Lori Benton's start to her Pathfinder series sweeps the reader away to colonial New York in an epic worthy of the classics. Two women give birth in a British fort amidst battle during the French and Indian War - Major Aubrey's wife to a dead son, and Good Voice, the Indian captive, to twin sons, one white and the other dark. In a rash moment of grief and love, the major steals the fair twin and leaves his dead son in its place, sparking a wildfire of grief and guilt to wrack two families for decades. As years pass, Two Hawks grows up knowing his brother is lost out there somewhere, while William has no clue of a twin. And Anna, the semi-adopted foundling of the Aubrey family, becomes a part of the lives of both of them, bridging the two worlds together at the wood's edge.
Having read both previous novels by the author, I have high expectations for her work (and it is with good reason that Burning Sky earned three Christy Awards). The problem is, with such a high standard, can the next novel actually live up to it? I have to admit, this one did not live up to it - it surpassed it. Benton captures the loss and confusion, grief and despair, the self-destruction - all the messy consequences of sin that few authors dare explore in such depth - and entwines it with the rich, messy history of upstate New York.
Normally I'd say that the more points of view expressed in a story, the less cohesive and less intense the tale. But I have to make an exception with this one, which boasts five different viewpoints. It isn't a romance where the plot is about two leads developing a relationship and falling in love, where they are the two singularly most important characters of the story. No. This is the tale of what happens to two families broken by one man's rash decision, and what they go through over the years - exploring if reconciliation for such a deed is even possible. (And yes, there is romance, but there is so much more). Such a far-reaching tale demands a broader perspective to give justice to the history and heartbreak hidden between its covers. Each point of view is essential to the story.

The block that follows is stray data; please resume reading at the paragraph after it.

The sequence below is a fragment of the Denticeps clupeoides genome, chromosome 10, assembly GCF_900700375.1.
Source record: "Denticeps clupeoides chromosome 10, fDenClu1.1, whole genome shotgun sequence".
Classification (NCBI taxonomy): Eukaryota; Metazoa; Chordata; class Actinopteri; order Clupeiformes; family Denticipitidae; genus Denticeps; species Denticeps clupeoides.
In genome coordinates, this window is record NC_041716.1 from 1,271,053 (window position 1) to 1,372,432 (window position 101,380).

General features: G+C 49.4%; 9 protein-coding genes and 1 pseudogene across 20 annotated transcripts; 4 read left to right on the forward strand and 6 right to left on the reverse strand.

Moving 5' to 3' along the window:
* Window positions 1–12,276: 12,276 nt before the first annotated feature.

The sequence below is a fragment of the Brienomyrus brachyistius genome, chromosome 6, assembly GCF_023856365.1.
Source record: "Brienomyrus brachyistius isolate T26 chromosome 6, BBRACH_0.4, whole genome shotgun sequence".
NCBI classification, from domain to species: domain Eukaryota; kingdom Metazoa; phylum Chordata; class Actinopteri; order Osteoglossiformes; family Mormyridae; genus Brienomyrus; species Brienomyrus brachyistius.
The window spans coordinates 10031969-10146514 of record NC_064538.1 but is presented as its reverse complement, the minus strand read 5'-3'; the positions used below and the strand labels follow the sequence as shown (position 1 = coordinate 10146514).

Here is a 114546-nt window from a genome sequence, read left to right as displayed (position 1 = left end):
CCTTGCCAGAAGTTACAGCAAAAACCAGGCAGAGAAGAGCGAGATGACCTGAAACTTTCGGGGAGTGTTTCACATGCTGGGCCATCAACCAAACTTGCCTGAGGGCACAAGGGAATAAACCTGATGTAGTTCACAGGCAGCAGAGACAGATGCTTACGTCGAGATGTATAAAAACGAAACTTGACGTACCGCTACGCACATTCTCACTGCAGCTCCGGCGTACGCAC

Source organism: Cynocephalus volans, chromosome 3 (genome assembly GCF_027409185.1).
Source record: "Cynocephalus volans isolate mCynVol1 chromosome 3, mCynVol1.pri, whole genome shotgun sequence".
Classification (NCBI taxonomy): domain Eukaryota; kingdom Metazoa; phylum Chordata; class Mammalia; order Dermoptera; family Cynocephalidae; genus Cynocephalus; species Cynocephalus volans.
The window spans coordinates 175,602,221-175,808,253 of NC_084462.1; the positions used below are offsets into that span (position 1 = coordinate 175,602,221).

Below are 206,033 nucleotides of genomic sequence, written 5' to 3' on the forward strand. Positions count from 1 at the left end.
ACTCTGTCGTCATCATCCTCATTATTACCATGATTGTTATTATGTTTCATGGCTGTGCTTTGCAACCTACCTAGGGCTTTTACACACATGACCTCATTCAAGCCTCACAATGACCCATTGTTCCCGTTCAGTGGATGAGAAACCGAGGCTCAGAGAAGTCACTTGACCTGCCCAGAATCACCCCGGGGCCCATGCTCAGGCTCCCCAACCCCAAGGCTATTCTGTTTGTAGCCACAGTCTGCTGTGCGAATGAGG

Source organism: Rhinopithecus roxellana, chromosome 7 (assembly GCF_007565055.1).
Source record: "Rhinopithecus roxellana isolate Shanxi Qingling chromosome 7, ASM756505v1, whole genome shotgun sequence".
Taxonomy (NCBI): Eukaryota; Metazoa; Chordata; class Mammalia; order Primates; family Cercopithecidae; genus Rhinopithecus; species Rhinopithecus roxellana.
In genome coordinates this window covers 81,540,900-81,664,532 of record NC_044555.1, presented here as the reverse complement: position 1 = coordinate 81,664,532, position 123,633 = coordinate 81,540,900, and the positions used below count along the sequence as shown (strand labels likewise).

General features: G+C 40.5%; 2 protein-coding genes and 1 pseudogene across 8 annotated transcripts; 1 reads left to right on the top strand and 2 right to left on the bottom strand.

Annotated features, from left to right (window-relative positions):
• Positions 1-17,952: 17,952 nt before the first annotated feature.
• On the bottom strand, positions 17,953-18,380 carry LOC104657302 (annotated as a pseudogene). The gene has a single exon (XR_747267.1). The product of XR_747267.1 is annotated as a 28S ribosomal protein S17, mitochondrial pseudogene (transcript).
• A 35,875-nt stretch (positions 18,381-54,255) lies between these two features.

In one respect, it is a heart-rending tale of the far-reaching consequences of sin. Guilt eats away at Major Aubrey, tainting his relationships and life, while at the same time he is not allowed to grieve the death of his son, because in the eyes of the world, his son lives. Good Voice, the mother of the twins, is anguished in the abduction of her son, and her husband, Stone Thrower, is eaten by hate and thirst for vengeance. Not to mention the effect on the children - they are caught in the middle, reaping the consequences of their parents' choices, whether they are aware of them or not.
But on the other hand, this epic tale is also a testimony to God's hand working things for the good, in spite of the poor choices made along the way. You cannot go back. You have to move forward. But you can choose to go forward on a different path.
Benton doesn't hold back - the story is messy, painful, wrenching. It cannot be tied up neatly in a bow, with good feelings restored all around. There is resolve, but the story is by no means finished - it has only begun. With great relief and anguish, I can assure you that there will be a sequel, but not until 2016. There is so much I'd love to add - all the meticulous attention to the history of the area, the tribute to a father's imperfect love, the romance - but then I'd be writing a book instead of a review. The Wood's Edge is unquestionably in my top ten novels of the year. I highly, highly recommend it!
Thank you Blogging for Books for providing a free book for this review; I was not required to make it positive, and all opinions are my own.
1. The Wood's Edge
2. A Flight of Arrows
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